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Cheap grace is associated with what is commonly called “easy believism,” the teaching that Jesus Christ can be received as Savior simultaneously with a conscious or unconscious, latent, decision not to recognize Him as Lord and Master of one's life. This kind of “grace” is a cheap counterfeit; actually it is the antithesis of the saving grace spoken of in Titus 2:11-14: “The grace of God that bringeth salvation hath appeared to all men, Teaching us that, denying ungodliness and worldly lusts, we should live soberly, righteously, and godly, in this present world; Looking for that blessed hope, and the glorious appearing of the great God and our Saviour Jesus Christ; Who gave himself for us, that he might redeem us from all iniquity, and purify unto himself a peculiar people, zealous of good works.”

Genuine grace that brings salvation simultaneously produces faith and repentance in a new believer along with a conscious or an unconscious, latent desire and ability within him to recognize Jesus Christ as Lord and Master of his life. The heart cry of “What must I do to be saved” (Acts 16:30) is always accompanied by the heart cry of “Lord, what wilt thou have me to do” (Acts 9:6) whenever any one has a genuine experience of salvation by grace.

A newborn believer may not be able to explain the new nature they receive at salvation (2 Pet. 1:4), but they know something has taken place and is going on within them. They may not have received or processed enough biblical knowledge to understand, or explain exactly what they have experienced, but they have, by God’s grace, exercised repentance toward God, and faith toward our Lord Jesus Christ” (Acts 20:21), and with this experience become capable of exercising ongoing faith in God and an ongoing repentance as they live out their lives as Christians (See Rom. 1:17 and 1 John 1:8-10). The truth of Philippians 2:13 becomes an instant reality and instantly operative in them: “For it is God which worketh in you both to will and to do of his good pleasure.”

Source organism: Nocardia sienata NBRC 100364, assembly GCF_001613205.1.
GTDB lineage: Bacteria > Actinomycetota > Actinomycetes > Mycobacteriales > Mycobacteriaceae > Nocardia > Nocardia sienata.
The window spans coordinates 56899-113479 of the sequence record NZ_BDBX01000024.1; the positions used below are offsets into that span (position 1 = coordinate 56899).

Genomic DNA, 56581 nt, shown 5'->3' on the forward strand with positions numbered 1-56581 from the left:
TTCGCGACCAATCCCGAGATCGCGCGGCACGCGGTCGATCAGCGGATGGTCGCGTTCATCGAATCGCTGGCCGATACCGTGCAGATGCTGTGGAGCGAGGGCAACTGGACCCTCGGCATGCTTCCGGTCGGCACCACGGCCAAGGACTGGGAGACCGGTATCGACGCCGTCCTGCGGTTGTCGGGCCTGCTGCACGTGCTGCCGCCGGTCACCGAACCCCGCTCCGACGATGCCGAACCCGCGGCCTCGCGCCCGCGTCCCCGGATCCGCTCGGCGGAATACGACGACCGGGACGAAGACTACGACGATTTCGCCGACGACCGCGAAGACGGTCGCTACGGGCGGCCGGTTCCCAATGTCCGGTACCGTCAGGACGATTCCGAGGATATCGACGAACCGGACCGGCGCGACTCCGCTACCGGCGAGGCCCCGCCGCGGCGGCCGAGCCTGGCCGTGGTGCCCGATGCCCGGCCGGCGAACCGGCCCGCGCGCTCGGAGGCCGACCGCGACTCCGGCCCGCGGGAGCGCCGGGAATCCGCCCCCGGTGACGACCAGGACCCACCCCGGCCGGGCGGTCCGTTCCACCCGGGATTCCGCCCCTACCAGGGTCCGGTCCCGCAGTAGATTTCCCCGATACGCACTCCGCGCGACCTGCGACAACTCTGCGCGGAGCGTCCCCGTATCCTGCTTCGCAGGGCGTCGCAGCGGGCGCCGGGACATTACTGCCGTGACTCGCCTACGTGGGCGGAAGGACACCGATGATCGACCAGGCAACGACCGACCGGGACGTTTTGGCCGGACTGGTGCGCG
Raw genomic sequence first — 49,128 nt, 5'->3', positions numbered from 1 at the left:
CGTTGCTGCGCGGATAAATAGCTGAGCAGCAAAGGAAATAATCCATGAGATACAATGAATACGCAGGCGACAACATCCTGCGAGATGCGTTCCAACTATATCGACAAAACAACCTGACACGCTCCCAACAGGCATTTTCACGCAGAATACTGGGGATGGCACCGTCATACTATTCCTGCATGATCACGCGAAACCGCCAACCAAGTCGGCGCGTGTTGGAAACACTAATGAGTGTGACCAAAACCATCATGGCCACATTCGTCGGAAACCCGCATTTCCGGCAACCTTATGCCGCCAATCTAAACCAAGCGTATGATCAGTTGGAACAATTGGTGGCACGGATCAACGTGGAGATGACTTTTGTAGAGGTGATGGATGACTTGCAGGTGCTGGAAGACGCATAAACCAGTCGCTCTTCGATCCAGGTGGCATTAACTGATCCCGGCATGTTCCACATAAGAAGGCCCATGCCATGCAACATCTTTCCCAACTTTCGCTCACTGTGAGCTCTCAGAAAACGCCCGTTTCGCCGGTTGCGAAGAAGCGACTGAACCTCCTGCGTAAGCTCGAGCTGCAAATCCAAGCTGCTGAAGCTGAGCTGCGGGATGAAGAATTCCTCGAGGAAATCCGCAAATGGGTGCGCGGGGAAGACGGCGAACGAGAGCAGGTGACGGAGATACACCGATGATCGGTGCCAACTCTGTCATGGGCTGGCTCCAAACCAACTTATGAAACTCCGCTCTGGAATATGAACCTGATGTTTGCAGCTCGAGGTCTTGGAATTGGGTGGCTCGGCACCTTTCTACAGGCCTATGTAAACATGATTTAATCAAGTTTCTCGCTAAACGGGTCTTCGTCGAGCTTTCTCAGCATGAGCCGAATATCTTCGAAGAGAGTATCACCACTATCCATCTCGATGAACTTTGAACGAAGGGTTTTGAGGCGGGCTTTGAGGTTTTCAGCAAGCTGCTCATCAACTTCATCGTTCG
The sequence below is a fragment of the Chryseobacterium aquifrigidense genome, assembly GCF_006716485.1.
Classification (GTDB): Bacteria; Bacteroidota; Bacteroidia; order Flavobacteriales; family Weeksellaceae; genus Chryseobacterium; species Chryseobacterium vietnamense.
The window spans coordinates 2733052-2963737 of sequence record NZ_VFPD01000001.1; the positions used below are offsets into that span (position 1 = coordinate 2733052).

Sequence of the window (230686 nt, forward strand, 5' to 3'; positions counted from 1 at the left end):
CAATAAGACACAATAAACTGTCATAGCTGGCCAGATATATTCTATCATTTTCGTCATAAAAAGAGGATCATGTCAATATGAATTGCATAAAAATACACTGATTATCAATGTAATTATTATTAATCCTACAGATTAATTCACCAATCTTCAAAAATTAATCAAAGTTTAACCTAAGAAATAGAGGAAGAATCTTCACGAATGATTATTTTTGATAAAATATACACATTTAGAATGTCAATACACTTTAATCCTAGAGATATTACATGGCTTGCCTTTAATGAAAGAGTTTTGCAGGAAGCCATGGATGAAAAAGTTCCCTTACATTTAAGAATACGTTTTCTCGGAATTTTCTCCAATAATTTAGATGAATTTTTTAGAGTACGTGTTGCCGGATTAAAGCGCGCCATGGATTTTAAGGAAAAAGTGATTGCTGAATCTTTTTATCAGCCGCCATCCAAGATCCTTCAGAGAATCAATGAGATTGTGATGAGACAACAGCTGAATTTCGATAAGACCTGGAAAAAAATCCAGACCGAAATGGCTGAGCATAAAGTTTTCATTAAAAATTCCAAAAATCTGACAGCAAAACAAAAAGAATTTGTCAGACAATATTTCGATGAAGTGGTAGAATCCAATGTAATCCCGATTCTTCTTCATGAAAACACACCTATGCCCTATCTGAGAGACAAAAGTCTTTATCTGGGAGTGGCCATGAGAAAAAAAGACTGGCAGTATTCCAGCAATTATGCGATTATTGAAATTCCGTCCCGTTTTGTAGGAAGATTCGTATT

We who denounce cheap grace and easy believism aren’t advocating a “hard believism,” or promoting legalism in any way. We know that grace is the unmerited favor of God, that we are not saved by works in any shape, form or fashion and that the simplest, most childlike contrition for sin coupled with the most childlike trust in Christ is altogether sufficient to save anyone of any age (Eph. 2:8-10; Matt. 18:3). But we know also, that Christ cannot be received as Savior in a disjointed, truncated way, as Savior only, but not as Lord and Master. He is “a Prince and a Saviour,” He is “our Lord and Saviour,” and “we look for the Saviour, the Lord Jesus Christ” (Acts 5:31; 1 Pet. 1:11; Phil. 3:20).

Cheap grace teaching and the easy believism mentality and practice that goes with it leads to a perverted and dangerous understanding of grace; an antinomian, easy going approach to sin that the apostle Paul denounced: “What shall we say then? Shall we continue in sin, that grace may abound? God forbid. How shall we, that are dead to sin, live any longer therein?” (Rom. 6:1, 2). Those who teach it either are themselves, or have come under the influence of, those whom Jude describes as, “ungodly men, turning the grace of our God into lasciviousness, and denying the only Lord God, and our Lord Jesus Christ” (v. 6).

We are saved and kept solely by God’s grace and God’s grace alone, so it is spiritually vital that grace be preached and understood correctly. It costs too much to believe in cheap grace.

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